The man known in Maine as Charles Fourcloud is due to appear in court in Calais on Wednesday in connection with his brief tenure as the finance director of the Passamaquoddy tribe’s Pleasant Point reservation.

But on Friday he was reportedly 3,000 miles away on a tiny, economically challenged Indian reservation nestled in the remote mountains of northeastern California where – under another name – he was interviewing for a job as a tribal chief financial officer.

Officials at the Fort Bidwell Indian Reservation were within hours of offering the job to Fourcloud – who had applied under the name Leon Knudsen – until one of them happened upon an Oct. 3 Press Herald article about his firing in Maine and his past as a convicted embezzler, according to tribal treasurer Denise Pollard.

“As soon as his photo appeared I knew it was him,” Pollard said Tuesday from her office at the reservation. “We’re not sure if we should call him and let him know we know about him.”

On Sept. 24, Fourcloud was fired from his job at Pleasant Point, near Eastport, shortly after tribal officials had discovered his true identity: Arlynn E. Knudsen, the onetime vice president of business affairs at a Lakota tribal college on South Dakota’s Pine Ridge Reservation, who in 1997 pleaded guilty to conspiracy, money laundering, income tax evasion and, with four others, embezzling $2.66 million in federal money.

After serving a 10-year prison term, he appears to have changed his name multiple times, and been hired for financial oversight positions by tribal institutions in Washington, Texas, Maine and possibly elsewhere. He legally changed his name to Arlynn Eaglestar in 2009. Shortly thereafter, the South Puget Intertribal Planning Agency in Washington state hired an “Arlyn EagleStar” as its new chief financial officer.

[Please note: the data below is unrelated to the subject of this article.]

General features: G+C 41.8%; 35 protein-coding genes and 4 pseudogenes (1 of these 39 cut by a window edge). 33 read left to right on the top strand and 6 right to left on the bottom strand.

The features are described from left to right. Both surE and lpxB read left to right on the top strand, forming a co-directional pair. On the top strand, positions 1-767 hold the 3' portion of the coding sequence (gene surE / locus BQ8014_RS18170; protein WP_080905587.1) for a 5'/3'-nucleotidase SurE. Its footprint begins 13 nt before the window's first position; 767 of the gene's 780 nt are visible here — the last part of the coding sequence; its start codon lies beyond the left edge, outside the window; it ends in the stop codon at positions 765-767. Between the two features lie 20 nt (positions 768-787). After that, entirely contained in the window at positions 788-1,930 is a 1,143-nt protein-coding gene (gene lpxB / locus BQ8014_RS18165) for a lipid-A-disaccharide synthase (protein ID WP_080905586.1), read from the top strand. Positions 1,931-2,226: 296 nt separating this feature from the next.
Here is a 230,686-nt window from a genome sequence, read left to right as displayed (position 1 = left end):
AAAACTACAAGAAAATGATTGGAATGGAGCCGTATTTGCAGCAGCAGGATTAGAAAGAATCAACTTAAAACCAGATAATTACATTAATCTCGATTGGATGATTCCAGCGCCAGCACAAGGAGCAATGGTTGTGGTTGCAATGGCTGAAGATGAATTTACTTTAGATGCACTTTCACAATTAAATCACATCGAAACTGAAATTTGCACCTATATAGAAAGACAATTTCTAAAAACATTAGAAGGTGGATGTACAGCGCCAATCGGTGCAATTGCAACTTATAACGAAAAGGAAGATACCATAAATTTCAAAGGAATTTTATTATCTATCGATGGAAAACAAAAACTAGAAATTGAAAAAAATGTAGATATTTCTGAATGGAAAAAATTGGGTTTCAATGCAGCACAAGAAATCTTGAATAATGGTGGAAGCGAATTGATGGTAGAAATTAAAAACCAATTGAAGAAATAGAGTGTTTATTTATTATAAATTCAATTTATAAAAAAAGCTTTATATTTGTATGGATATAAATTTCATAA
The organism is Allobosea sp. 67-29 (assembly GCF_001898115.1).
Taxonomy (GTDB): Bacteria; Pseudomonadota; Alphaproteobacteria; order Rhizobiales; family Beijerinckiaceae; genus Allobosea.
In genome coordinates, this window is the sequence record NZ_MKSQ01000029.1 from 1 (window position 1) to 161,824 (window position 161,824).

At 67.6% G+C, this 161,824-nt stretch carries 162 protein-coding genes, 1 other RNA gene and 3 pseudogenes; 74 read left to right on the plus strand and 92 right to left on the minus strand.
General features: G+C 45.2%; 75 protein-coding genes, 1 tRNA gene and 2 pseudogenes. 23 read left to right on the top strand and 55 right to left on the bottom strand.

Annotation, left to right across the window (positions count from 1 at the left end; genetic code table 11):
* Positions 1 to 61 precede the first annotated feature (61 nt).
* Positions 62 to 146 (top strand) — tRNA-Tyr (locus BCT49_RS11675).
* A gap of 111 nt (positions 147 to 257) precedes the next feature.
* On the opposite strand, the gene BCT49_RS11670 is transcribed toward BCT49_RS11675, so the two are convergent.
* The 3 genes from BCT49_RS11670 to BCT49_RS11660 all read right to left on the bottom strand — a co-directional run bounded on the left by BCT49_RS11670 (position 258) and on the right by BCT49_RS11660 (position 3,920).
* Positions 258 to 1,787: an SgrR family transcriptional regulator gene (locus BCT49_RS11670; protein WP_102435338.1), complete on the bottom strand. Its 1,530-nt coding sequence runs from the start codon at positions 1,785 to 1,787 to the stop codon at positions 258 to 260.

He didn’t last long. In April 2010 he started a new job as the tribal administrator of the Alabama-Coushatta Tribe in Livingston, Texas, and less than two months later was let go for “undisclosed reasons,” according to Tina Battise, a member of the tribe’s governing council, who on viewing a photograph of Fourcloud confirmed he was the same man they knew as “Arlynn Eaglestar of San Jose, California.”

In May 2013, Fourcloud was hired at Pleasant Point after impressing tribal officials with his knowledge of tribal finance and his commitment to and knowledge of his own Lakota tribal language. Passamaquoddy officials said they checked his references but did not do a criminal background check.

He was arrested in the tribal government parking lot Sept. 23 and charged with driving on an expired California driver’s license as officials investigated his tenure at the tribe.

Those charges have since been dropped, according to the clerk of the Calais district court, although the investigation into his activities in Maine continues.

His case will be taken up again there Wednesday, when a judge will consider his motion to have some of his property seized by investigators returned to him. The Calais district attorney said by email Wednesday morning that the state would oppose the motion because Fourcloud remains under investigation.